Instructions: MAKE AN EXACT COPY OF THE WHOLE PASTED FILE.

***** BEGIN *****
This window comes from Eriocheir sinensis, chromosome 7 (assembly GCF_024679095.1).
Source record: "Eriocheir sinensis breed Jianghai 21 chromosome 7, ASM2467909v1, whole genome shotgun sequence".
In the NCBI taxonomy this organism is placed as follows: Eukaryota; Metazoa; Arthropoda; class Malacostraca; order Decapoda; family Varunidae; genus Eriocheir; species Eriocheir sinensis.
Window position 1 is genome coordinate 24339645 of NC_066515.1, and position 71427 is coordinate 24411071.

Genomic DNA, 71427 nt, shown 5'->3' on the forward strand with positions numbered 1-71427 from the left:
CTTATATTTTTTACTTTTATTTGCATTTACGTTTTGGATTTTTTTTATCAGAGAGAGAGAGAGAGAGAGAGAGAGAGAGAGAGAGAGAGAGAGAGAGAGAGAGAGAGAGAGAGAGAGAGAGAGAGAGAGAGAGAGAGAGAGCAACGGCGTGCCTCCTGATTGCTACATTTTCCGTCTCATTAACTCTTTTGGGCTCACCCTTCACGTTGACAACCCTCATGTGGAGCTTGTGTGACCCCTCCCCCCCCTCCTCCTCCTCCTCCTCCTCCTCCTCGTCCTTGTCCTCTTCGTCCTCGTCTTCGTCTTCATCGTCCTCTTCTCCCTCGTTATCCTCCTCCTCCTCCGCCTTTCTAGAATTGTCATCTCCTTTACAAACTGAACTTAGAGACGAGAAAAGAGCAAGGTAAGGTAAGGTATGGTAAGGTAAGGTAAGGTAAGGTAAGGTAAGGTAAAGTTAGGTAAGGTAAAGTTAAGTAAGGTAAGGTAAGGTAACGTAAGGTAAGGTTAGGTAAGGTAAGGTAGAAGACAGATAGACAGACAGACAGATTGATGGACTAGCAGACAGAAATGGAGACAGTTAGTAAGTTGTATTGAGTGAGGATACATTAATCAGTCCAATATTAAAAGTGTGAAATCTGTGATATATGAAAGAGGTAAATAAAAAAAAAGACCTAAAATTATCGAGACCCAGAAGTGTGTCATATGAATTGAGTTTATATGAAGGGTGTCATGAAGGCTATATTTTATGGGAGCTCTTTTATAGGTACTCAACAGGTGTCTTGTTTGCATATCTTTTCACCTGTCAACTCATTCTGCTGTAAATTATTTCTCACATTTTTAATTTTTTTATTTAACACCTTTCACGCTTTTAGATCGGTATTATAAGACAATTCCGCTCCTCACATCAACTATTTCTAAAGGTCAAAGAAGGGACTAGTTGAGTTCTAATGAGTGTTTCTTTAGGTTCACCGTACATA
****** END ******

This window comes from Eriocheir sinensis, chromosome 7 (assembly GCF_024679095.1).
Source record: "Eriocheir sinensis breed Jianghai 21 chromosome 7, ASM2467909v1, whole genome shotgun sequence".
In the NCBI taxonomy this organism is placed as follows: Eukaryota; Metazoa; Arthropoda; class Malacostraca; order Decapoda; family Varunidae; genus Eriocheir; species Eriocheir sinensis.
Window position 1 is genome coordinate 24339645 of NC_066515.1, and position 71427 is coordinate 24411071.

Genomic DNA, 71427 nt, shown 5'->3' on the forward strand with positions numbered 1-71427 from the left:
CTTATATTTTTTACTTTTATTTGCATTTACGTTTTGGATTTTTTTTATCAGAGAGAGAGAGAGAGAGAGAGAGAGAGAGAGAGAGAGAGAGAGAGAGAGAGAGAGAGAGAGAGAGAGAGAGAGAGAGAGAGAGAGAGAGAGCAACGGCGTGCCTCCTGATTGCTACATTTTCCGTCTCATTAACTCTTTTGGGCTCACCCTTCACGTTGACAACCCTCATGTGGAGCTTGTGTGACCCCTCCCCCCCCTCCTCCTCCTCCTCCTCCTCCTCCTCGTCCTTGTCCTCTTCGTCCTCGTCTTCGTCTTCATCGTCCTCTTCTCCCTCGTTATCCTCCTCCTCCTCCGCCTTTCTAGAATTGTCATCTCCTTTACAAACTGAACTTAGAGACGAGAAAAGAGCAAGGTAAGGTAAGGTATGGTAAGGTAAGGTAAGGTAAGGTAAGGTAAGGTAAAGTTAGGTAAGGTAAAGTTAAGTAAGGTAAGGTAAGGTAACGTAAGGTAAGGTTAGGTAAGGTAAGGTAGAAGACAGATAGACAGACAGACAGATTGATGGACTAGCAGACAGAAATGGAGACAGTTAGTAAGTTGTATTGAGTGAGGATACATTAATCAGTCCAATATTAAAAGTGTGAAATCTGTGATATATGAAAGAGGTAAATAAAAAAAAAGACCTAAAATTATCGAGACCCAGAAGTGTGTCATATGAATTGAGTTTATATGAAGGGTGTCATGAAGGCTATATTTTATGGGAGCTCTTTTATAGGTACTCAACAGGTGTCTTGTTTGCATATCTTTTCACCTGTCAACTCATTCTGCTGTAAATTATTTCTCACATTTTTAATTTTTTTATTTAACACCTTTCACGCTTTTAGATCGGTATTATAAGACAATTCCGCTCCTCACATCAACTATTTCTAAAGGTCAAAGAAGGGACTAGTTGAGTTCTAATGAGTGTTTCTTTAGGTTCACCGTACATA